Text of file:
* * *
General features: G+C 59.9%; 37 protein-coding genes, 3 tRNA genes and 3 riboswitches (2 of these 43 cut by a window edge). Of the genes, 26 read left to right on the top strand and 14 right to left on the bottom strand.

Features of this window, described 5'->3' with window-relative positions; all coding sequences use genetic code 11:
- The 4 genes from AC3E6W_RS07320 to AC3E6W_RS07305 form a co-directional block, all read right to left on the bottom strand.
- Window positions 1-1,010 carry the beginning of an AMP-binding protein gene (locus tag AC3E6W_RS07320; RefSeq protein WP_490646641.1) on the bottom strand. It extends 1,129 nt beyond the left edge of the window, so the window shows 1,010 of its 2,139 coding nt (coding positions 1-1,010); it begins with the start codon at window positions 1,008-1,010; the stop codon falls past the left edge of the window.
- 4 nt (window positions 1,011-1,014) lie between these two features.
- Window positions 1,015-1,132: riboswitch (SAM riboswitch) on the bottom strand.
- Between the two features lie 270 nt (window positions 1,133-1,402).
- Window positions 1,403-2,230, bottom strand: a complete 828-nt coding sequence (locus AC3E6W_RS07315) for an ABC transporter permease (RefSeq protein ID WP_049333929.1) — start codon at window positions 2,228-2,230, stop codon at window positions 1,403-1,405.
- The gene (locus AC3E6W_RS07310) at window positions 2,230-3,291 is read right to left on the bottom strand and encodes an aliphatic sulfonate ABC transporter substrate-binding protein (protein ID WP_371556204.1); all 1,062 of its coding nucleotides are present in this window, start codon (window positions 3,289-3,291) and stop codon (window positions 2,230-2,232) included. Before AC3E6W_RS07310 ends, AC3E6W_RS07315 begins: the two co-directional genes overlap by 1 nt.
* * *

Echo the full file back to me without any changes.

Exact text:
General features: G+C 59.9%; 37 protein-coding genes, 3 tRNA genes and 3 riboswitches (2 of these 43 cut by a window edge). Of the genes, 26 read left to right on the top strand and 14 right to left on the bottom strand.

Features of this window, described 5'->3' with window-relative positions; all coding sequences use genetic code 11:
- The 4 genes from AC3E6W_RS07320 to AC3E6W_RS07305 form a co-directional block, all read right to left on the bottom strand.
- Window positions 1-1,010 carry the beginning of an AMP-binding protein gene (locus tag AC3E6W_RS07320; RefSeq protein WP_490646641.1) on the bottom strand. It extends 1,129 nt beyond the left edge of the window, so the window shows 1,010 of its 2,139 coding nt (coding positions 1-1,010); it begins with the start codon at window positions 1,008-1,010; the stop codon falls past the left edge of the window.
- 4 nt (window positions 1,011-1,014) lie between these two features.
- Window positions 1,015-1,132: riboswitch (SAM riboswitch) on the bottom strand.
- Between the two features lie 270 nt (window positions 1,133-1,402).
- Window positions 1,403-2,230, bottom strand: a complete 828-nt coding sequence (locus AC3E6W_RS07315) for an ABC transporter permease (RefSeq protein ID WP_049333929.1) — start codon at window positions 2,228-2,230, stop codon at window positions 1,403-1,405.
- The gene (locus AC3E6W_RS07310) at window positions 2,230-3,291 is read right to left on the bottom strand and encodes an aliphatic sulfonate ABC transporter substrate-binding protein (protein ID WP_371556204.1); all 1,062 of its coding nucleotides are present in this window, start codon (window positions 3,289-3,291) and stop codon (window positions 2,230-2,232) included. Before AC3E6W_RS07310 ends, AC3E6W_RS07315 begins: the two co-directional genes overlap by 1 nt.